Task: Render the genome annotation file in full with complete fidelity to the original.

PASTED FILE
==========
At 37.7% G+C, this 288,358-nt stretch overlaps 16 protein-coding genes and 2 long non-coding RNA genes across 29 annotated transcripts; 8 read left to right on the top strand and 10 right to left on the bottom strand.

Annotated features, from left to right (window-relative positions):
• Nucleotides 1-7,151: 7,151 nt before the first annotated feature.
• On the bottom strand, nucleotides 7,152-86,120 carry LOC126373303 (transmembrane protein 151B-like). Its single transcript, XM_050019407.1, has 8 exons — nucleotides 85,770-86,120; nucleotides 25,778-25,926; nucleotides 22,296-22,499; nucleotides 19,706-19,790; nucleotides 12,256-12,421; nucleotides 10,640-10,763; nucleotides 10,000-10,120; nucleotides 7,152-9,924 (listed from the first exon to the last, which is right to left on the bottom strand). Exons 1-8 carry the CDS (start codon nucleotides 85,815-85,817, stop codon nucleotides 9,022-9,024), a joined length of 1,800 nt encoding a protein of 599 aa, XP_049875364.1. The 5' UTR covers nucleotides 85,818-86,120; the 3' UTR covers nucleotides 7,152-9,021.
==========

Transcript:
At 37.7% G+C, this 288,358-nt stretch overlaps 16 protein-coding genes and 2 long non-coding RNA genes across 29 annotated transcripts; 8 read left to right on the top strand and 10 right to left on the bottom strand.

Annotated features, from left to right (window-relative positions):
• Nucleotides 1-7,151: 7,151 nt before the first annotated feature.
• On the bottom strand, nucleotides 7,152-86,120 carry LOC126373303 (transmembrane protein 151B-like). Its single transcript, XM_050019407.1, has 8 exons — nucleotides 85,770-86,120; nucleotides 25,778-25,926; nucleotides 22,296-22,499; nucleotides 19,706-19,790; nucleotides 12,256-12,421; nucleotides 10,640-10,763; nucleotides 10,000-10,120; nucleotides 7,152-9,924 (listed from the first exon to the last, which is right to left on the bottom strand). Exons 1-8 carry the CDS (start codon nucleotides 85,815-85,817, stop codon nucleotides 9,022-9,024), a joined length of 1,800 nt encoding a protein of 599 aa, XP_049875364.1. The 5' UTR covers nucleotides 85,818-86,120; the 3' UTR covers nucleotides 7,152-9,021.